I’m certain everyone reading this already knows what I am talking about here. One of the challenges we all encounter is that most physicians are not familiar with this disease and many have little or no experience working with it. That can result in what I have come to think of as the “let’s throw everything on the wall and see what sticks” approach. My experience has been that many of treatment recommendations seem to give me a positive “bump” that may calm my symptoms down, but virtually none of them work beyond 2-3 weeks…maybe some kind of placebo effect? As a doctor recommends new drugs, I always explicitly ask if the new drug replicates some of action of drugs I am already on and if so, can I stop taking one or more medication.
I regularly search the professional medical journals for current publications on EM. Mayo Clinic has a fairly robust engagement with it and their multidisciplinary team publishes fairly frequently. Even if you aren’t interested in reading the medical journals, I think a good primary care physician would appreciate if you passed an article along to them. My experience has been that most of my doctors are so busy these days and I am probably the only active EM patient they may be seeing so its unlikely they have time to do any extensive research. I have tried to include a link (below) to a 2023 article from Mayo that is a fairly good overview of all the latest on EM (at least from Mayo Clinic’s perspective. Click on the PDF box at the top of the article to get an easy to read article. If the link fails, try going to Mayo Clinic Proceedings and then searching for the title (below)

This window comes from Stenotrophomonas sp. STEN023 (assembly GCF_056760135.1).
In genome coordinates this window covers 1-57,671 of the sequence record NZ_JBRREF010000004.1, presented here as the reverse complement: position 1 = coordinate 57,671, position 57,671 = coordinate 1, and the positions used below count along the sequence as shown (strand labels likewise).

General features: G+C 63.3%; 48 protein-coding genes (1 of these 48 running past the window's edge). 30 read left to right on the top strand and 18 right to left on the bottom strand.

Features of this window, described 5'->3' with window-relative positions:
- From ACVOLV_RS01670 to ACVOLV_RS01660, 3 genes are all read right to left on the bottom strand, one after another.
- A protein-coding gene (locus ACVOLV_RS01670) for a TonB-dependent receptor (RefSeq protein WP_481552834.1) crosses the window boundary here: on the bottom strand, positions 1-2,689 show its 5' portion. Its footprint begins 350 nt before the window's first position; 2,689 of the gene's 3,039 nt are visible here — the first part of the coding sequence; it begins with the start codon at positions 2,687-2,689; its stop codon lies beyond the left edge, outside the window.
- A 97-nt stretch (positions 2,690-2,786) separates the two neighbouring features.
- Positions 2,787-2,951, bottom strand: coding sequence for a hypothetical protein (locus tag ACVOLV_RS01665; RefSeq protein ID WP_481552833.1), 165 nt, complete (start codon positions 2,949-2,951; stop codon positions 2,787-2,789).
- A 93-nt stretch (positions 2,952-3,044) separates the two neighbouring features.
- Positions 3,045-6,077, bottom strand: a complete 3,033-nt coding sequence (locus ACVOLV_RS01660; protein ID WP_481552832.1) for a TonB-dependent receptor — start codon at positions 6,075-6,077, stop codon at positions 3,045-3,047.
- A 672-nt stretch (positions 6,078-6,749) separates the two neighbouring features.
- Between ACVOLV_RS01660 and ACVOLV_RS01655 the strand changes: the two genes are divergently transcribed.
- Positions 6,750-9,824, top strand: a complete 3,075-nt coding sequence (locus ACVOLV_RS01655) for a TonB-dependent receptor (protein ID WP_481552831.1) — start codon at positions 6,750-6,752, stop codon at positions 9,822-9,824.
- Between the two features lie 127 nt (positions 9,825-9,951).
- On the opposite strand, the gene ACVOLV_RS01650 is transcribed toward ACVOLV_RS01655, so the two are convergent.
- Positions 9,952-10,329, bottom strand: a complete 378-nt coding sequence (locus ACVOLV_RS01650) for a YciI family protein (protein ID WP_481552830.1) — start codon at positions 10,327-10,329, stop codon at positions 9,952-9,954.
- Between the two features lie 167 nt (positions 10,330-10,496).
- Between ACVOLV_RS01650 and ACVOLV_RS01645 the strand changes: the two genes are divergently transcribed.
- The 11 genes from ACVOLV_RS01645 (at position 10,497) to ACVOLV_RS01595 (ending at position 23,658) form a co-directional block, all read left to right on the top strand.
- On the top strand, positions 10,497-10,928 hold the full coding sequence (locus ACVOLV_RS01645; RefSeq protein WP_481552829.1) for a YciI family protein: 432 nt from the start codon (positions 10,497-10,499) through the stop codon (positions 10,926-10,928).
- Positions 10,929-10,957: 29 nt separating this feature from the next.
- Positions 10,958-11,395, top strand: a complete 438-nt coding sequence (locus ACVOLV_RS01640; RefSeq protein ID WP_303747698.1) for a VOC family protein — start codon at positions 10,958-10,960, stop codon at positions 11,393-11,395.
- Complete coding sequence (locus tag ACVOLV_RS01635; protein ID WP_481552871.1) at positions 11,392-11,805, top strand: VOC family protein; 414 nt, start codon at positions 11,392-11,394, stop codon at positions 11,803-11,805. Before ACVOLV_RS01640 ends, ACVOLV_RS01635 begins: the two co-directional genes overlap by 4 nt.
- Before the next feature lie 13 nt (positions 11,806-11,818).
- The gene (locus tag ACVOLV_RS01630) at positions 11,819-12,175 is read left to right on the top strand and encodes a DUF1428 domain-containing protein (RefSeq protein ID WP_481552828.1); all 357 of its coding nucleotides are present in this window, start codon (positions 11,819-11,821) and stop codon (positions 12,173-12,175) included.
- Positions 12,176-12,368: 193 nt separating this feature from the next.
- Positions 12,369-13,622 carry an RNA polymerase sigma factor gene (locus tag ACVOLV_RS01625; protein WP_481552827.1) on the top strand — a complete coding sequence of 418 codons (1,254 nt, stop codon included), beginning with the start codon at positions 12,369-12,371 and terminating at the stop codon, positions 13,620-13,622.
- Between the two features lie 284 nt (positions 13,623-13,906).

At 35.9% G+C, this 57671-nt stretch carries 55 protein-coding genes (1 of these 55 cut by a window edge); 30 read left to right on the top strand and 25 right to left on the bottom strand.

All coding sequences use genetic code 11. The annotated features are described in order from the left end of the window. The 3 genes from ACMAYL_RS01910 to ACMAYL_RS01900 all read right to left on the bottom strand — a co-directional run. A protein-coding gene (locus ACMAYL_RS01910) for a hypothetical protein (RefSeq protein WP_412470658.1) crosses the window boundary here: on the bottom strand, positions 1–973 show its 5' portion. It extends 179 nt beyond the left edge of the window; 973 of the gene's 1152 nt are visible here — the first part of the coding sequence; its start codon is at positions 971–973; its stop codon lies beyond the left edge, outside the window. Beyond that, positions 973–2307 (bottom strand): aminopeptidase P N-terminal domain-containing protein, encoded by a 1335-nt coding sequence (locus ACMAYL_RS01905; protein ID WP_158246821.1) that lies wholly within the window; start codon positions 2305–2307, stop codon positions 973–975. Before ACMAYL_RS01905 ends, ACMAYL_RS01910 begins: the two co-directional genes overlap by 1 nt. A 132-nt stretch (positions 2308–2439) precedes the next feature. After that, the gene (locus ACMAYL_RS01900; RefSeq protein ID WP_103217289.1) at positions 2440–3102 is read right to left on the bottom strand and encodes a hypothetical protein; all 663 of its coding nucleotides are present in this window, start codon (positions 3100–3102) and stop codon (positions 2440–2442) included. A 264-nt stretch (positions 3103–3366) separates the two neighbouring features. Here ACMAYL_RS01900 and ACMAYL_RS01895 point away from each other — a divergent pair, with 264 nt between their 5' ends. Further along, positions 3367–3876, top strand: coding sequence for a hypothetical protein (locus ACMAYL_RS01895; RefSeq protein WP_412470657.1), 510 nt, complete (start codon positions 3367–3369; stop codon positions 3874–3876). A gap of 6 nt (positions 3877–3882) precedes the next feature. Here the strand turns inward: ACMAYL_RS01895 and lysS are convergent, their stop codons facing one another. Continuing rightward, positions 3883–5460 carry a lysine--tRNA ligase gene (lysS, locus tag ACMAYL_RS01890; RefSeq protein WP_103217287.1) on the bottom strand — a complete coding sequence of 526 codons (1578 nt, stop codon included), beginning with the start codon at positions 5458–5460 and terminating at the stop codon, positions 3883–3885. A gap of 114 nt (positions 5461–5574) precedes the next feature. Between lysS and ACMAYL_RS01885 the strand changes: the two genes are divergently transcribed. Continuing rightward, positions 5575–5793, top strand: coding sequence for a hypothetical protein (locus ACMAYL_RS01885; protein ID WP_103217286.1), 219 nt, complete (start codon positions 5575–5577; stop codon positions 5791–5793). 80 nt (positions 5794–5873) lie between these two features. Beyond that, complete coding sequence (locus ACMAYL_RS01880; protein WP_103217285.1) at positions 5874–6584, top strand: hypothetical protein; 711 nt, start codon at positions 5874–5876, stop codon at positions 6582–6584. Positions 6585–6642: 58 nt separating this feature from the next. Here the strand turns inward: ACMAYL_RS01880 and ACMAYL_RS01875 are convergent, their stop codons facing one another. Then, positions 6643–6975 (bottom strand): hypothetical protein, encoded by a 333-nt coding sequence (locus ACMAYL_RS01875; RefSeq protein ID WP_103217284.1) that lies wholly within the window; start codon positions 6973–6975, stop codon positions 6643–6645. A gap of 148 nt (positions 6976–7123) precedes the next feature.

[Erythromelalgia: A Review of Medical Management Options and Our Approach to Management]

Good luck, I hope the flare settles down soon.

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Hi Jo,
Thanks so much for the reply. The article is great, there’s so much information in there and lots more for us to try. I’ve found it really difficult to find information about EM and I’m the only patient in my practice with the condition and none of my primary care physicians had seen or heard about it before. They’re committed to help but they’re busy and won’t have time to do research on it so this article will certainly help :slightly_smiling_face:

Hi Shannon,
Thanks for the reply, I’m pleased to hear that you have found something that works for your son, it sounds really interesting. Unfortunately in the UK medical marijuana isn’t available to me